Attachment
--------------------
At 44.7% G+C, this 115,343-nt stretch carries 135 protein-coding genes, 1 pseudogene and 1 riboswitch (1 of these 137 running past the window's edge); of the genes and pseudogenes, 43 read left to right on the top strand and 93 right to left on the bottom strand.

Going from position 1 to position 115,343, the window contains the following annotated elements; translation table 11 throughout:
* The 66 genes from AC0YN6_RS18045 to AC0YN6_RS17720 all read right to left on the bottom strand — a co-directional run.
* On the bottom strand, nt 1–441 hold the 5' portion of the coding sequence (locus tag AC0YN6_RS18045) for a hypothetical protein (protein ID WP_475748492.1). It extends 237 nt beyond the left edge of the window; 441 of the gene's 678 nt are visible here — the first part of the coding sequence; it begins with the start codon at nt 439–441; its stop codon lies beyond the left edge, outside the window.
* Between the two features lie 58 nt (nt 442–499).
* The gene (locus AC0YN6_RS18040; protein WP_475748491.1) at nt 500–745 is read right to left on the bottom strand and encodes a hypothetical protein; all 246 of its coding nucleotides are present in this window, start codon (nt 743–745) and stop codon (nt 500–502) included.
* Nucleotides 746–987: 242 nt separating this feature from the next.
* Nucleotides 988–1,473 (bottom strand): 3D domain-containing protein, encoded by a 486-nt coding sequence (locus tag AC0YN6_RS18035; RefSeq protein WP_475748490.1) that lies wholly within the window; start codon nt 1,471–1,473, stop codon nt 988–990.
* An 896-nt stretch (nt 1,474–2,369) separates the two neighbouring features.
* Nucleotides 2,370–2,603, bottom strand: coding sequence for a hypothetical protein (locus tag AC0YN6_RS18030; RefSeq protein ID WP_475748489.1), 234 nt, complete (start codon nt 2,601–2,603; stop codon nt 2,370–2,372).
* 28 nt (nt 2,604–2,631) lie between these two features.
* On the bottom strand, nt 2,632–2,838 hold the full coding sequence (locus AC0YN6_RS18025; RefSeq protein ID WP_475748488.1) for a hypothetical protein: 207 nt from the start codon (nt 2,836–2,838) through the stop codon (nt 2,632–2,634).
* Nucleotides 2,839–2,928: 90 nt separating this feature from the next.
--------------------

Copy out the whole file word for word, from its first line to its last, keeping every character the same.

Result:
At 44.7% G+C, this 115,343-nt stretch carries 135 protein-coding genes, 1 pseudogene and 1 riboswitch (1 of these 137 running past the window's edge); of the genes and pseudogenes, 43 read left to right on the top strand and 93 right to left on the bottom strand.

Going from position 1 to position 115,343, the window contains the following annotated elements; translation table 11 throughout:
* The 66 genes from AC0YN6_RS18045 to AC0YN6_RS17720 all read right to left on the bottom strand — a co-directional run.
* On the bottom strand, nt 1–441 hold the 5' portion of the coding sequence (locus tag AC0YN6_RS18045) for a hypothetical protein (protein ID WP_475748492.1). It extends 237 nt beyond the left edge of the window; 441 of the gene's 678 nt are visible here — the first part of the coding sequence; it begins with the start codon at nt 439–441; its stop codon lies beyond the left edge, outside the window.
* Between the two features lie 58 nt (nt 442–499).
* The gene (locus AC0YN6_RS18040; protein WP_475748491.1) at nt 500–745 is read right to left on the bottom strand and encodes a hypothetical protein; all 246 of its coding nucleotides are present in this window, start codon (nt 743–745) and stop codon (nt 500–502) included.
* Nucleotides 746–987: 242 nt separating this feature from the next.
* Nucleotides 988–1,473 (bottom strand): 3D domain-containing protein, encoded by a 486-nt coding sequence (locus tag AC0YN6_RS18035; RefSeq protein WP_475748490.1) that lies wholly within the window; start codon nt 1,471–1,473, stop codon nt 988–990.
* An 896-nt stretch (nt 1,474–2,369) separates the two neighbouring features.
* Nucleotides 2,370–2,603, bottom strand: coding sequence for a hypothetical protein (locus tag AC0YN6_RS18030; RefSeq protein ID WP_475748489.1), 234 nt, complete (start codon nt 2,601–2,603; stop codon nt 2,370–2,372).
* 28 nt (nt 2,604–2,631) lie between these two features.
* On the bottom strand, nt 2,632–2,838 hold the full coding sequence (locus AC0YN6_RS18025; RefSeq protein ID WP_475748488.1) for a hypothetical protein: 207 nt from the start codon (nt 2,836–2,838) through the stop codon (nt 2,632–2,634).
* Nucleotides 2,839–2,928: 90 nt separating this feature from the next.